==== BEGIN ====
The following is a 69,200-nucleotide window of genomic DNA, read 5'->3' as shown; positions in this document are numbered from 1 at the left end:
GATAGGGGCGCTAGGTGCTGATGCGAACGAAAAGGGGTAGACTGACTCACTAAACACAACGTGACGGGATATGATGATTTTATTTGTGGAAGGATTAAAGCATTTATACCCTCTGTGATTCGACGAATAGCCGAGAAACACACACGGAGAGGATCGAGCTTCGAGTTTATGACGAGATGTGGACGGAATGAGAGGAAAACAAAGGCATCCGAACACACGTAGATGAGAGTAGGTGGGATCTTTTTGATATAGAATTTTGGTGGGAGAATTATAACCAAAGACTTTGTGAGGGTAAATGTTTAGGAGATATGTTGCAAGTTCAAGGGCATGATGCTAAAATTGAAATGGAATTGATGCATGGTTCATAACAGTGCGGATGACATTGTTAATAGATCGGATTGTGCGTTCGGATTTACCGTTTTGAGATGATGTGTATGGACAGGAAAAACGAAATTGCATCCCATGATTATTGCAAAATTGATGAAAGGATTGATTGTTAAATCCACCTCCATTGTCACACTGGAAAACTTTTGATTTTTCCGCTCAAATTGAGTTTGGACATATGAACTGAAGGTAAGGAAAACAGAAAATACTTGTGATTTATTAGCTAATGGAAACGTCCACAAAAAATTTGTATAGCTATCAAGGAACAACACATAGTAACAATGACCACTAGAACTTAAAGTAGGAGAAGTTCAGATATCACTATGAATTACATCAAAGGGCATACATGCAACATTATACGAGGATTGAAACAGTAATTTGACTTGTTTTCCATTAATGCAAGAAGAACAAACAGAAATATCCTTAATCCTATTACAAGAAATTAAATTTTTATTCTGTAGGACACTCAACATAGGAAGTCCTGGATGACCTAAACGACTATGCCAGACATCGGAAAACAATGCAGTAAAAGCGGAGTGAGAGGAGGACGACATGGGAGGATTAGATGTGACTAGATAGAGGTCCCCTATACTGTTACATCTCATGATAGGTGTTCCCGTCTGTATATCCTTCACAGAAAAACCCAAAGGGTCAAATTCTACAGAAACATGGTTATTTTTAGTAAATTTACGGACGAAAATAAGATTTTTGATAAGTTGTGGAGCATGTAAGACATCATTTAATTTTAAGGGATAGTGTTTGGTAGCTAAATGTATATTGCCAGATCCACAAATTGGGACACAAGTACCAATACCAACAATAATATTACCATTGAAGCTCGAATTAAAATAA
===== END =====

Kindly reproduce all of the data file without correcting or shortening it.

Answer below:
The following is a 69,200-nucleotide window of genomic DNA, read 5'->3' as shown; positions in this document are numbered from 1 at the left end:
GATAGGGGCGCTAGGTGCTGATGCGAACGAAAAGGGGTAGACTGACTCACTAAACACAACGTGACGGGATATGATGATTTTATTTGTGGAAGGATTAAAGCATTTATACCCTCTGTGATTCGACGAATAGCCGAGAAACACACACGGAGAGGATCGAGCTTCGAGTTTATGACGAGATGTGGACGGAATGAGAGGAAAACAAAGGCATCCGAACACACGTAGATGAGAGTAGGTGGGATCTTTTTGATATAGAATTTTGGTGGGAGAATTATAACCAAAGACTTTGTGAGGGTAAATGTTTAGGAGATATGTTGCAAGTTCAAGGGCATGATGCTAAAATTGAAATGGAATTGATGCATGGTTCATAACAGTGCGGATGACATTGTTAATAGATCGGATTGTGCGTTCGGATTTACCGTTTTGAGATGATGTGTATGGACAGGAAAAACGAAATTGCATCCCATGATTATTGCAAAATTGATGAAAGGATTGATTGTTAAATCCACCTCCATTGTCACACTGGAAAACTTTTGATTTTTCCGCTCAAATTGAGTTTGGACATATGAACTGAAGGTAAGGAAAACAGAAAATACTTGTGATTTATTAGCTAATGGAAACGTCCACAAAAAATTTGTATAGCTATCAAGGAACAACACATAGTAACAATGACCACTAGAACTTAAAGTAGGAGAAGTTCAGATATCACTATGAATTACATCAAAGGGCATACATGCAACATTATACGAGGATTGAAACAGTAATTTGACTTGTTTTCCATTAATGCAAGAAGAACAAACAGAAATATCCTTAATCCTATTACAAGAAATTAAATTTTTATTCTGTAGGACACTCAACATAGGAAGTCCTGGATGACCTAAACGACTATGCCAGACATCGGAAAACAATGCAGTAAAAGCGGAGTGAGAGGAGGACGACATGGGAGGATTAGATGTGACTAGATAGAGGTCCCCTATACTGTTACATCTCATGATAGGTGTTCCCGTCTGTATATCCTTCACAGAAAAACCCAAAGGGTCAAATTCTACAGAAACATGGTTATTTTTAGTAAATTTACGGACGAAAATAAGATTTTTGATAAGTTGTGGAGCATGTAAGACATCATTTAATTTTAAGGGATAGTGTTTGGTAGCTAAATGTATATTGCCAGATCCACAAATTGGGACACAAGTACCAATACCAACAATAATATTACCATTGAAGCTCGAATTAAAATAA